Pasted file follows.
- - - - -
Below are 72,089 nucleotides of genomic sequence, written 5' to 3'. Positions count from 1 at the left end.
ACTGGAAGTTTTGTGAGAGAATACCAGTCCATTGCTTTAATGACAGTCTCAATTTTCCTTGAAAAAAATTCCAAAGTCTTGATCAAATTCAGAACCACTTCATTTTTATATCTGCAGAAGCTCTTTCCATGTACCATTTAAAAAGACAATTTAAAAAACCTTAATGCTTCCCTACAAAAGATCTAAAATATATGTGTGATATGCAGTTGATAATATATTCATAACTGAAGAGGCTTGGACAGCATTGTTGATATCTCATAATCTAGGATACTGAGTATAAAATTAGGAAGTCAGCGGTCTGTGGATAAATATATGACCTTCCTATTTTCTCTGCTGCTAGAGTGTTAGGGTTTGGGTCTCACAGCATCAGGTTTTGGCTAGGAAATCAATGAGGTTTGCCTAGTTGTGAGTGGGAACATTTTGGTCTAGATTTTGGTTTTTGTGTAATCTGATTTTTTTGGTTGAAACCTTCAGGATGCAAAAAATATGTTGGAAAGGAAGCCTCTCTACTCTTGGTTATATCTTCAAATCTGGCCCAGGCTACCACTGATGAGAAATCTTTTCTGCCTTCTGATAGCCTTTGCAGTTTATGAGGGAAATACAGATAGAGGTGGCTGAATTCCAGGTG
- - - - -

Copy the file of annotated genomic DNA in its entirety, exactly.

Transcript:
Below are 72,089 nucleotides of genomic sequence, written 5' to 3'. Positions count from 1 at the left end.
ACTGGAAGTTTTGTGAGAGAATACCAGTCCATTGCTTTAATGACAGTCTCAATTTTCCTTGAAAAAAATTCCAAAGTCTTGATCAAATTCAGAACCACTTCATTTTTATATCTGCAGAAGCTCTTTCCATGTACCATTTAAAAAGACAATTTAAAAAACCTTAATGCTTCCCTACAAAAGATCTAAAATATATGTGTGATATGCAGTTGATAATATATTCATAACTGAAGAGGCTTGGACAGCATTGTTGATATCTCATAATCTAGGATACTGAGTATAAAATTAGGAAGTCAGCGGTCTGTGGATAAATATATGACCTTCCTATTTTCTCTGCTGCTAGAGTGTTAGGGTTTGGGTCTCACAGCATCAGGTTTTGGCTAGGAAATCAATGAGGTTTGCCTAGTTGTGAGTGGGAACATTTTGGTCTAGATTTTGGTTTTTGTGTAATCTGATTTTTTTGGTTGAAACCTTCAGGATGCAAAAAATATGTTGGAAAGGAAGCCTCTCTACTCTTGGTTATATCTTCAAATCTGGCCCAGGCTACCACTGATGAGAAATCTTTTCTGCCTTCTGATAGCCTTTGCAGTTTATGAGGGAAATACAGATAGAGGTGGCTGAATTCCAGGTG